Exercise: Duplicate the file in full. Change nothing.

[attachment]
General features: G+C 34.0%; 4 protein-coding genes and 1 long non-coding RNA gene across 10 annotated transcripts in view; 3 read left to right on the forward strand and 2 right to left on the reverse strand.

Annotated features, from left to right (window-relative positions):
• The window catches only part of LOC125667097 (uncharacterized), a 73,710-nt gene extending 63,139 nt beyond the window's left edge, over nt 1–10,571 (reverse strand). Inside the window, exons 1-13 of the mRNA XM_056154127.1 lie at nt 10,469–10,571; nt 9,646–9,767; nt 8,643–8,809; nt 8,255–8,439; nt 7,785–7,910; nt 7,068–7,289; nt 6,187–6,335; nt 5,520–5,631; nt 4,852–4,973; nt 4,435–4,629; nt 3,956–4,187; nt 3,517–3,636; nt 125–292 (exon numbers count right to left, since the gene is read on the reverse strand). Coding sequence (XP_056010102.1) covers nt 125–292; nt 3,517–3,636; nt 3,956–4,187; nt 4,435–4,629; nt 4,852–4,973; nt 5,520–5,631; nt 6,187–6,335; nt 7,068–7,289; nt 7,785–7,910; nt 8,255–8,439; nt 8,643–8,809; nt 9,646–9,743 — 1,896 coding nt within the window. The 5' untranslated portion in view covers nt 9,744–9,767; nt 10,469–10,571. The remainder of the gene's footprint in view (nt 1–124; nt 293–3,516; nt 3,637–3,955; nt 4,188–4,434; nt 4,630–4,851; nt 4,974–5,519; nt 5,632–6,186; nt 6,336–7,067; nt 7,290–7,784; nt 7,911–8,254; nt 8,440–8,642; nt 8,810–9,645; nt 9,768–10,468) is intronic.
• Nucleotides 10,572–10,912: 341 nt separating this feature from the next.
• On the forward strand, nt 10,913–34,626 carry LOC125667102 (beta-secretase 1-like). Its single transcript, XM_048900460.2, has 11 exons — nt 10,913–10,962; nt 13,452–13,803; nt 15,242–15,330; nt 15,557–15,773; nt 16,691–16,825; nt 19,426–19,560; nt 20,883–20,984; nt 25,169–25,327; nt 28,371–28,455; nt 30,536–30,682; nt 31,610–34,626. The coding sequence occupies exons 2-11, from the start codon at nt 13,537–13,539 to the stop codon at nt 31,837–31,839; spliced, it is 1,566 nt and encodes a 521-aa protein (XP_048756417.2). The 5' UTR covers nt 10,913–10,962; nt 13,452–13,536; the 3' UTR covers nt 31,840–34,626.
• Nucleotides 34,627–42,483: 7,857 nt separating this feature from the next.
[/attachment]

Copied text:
General features: G+C 34.0%; 4 protein-coding genes and 1 long non-coding RNA gene across 10 annotated transcripts in view; 3 read left to right on the forward strand and 2 right to left on the reverse strand.

Annotated features, from left to right (window-relative positions):
• The window catches only part of LOC125667097 (uncharacterized), a 73,710-nt gene extending 63,139 nt beyond the window's left edge, over nt 1–10,571 (reverse strand). Inside the window, exons 1-13 of the mRNA XM_056154127.1 lie at nt 10,469–10,571; nt 9,646–9,767; nt 8,643–8,809; nt 8,255–8,439; nt 7,785–7,910; nt 7,068–7,289; nt 6,187–6,335; nt 5,520–5,631; nt 4,852–4,973; nt 4,435–4,629; nt 3,956–4,187; nt 3,517–3,636; nt 125–292 (exon numbers count right to left, since the gene is read on the reverse strand). Coding sequence (XP_056010102.1) covers nt 125–292; nt 3,517–3,636; nt 3,956–4,187; nt 4,435–4,629; nt 4,852–4,973; nt 5,520–5,631; nt 6,187–6,335; nt 7,068–7,289; nt 7,785–7,910; nt 8,255–8,439; nt 8,643–8,809; nt 9,646–9,743 — 1,896 coding nt within the window. The 5' untranslated portion in view covers nt 9,744–9,767; nt 10,469–10,571. The remainder of the gene's footprint in view (nt 1–124; nt 293–3,516; nt 3,637–3,955; nt 4,188–4,434; nt 4,630–4,851; nt 4,974–5,519; nt 5,632–6,186; nt 6,336–7,067; nt 7,290–7,784; nt 7,911–8,254; nt 8,440–8,642; nt 8,810–9,645; nt 9,768–10,468) is intronic.
• Nucleotides 10,572–10,912: 341 nt separating this feature from the next.
• On the forward strand, nt 10,913–34,626 carry LOC125667102 (beta-secretase 1-like). Its single transcript, XM_048900460.2, has 11 exons — nt 10,913–10,962; nt 13,452–13,803; nt 15,242–15,330; nt 15,557–15,773; nt 16,691–16,825; nt 19,426–19,560; nt 20,883–20,984; nt 25,169–25,327; nt 28,371–28,455; nt 30,536–30,682; nt 31,610–34,626. The coding sequence occupies exons 2-11, from the start codon at nt 13,537–13,539 to the stop codon at nt 31,837–31,839; spliced, it is 1,566 nt and encodes a 521-aa protein (XP_048756417.2). The 5' UTR covers nt 10,913–10,962; nt 13,452–13,536; the 3' UTR covers nt 31,840–34,626.
• Nucleotides 34,627–42,483: 7,857 nt separating this feature from the next.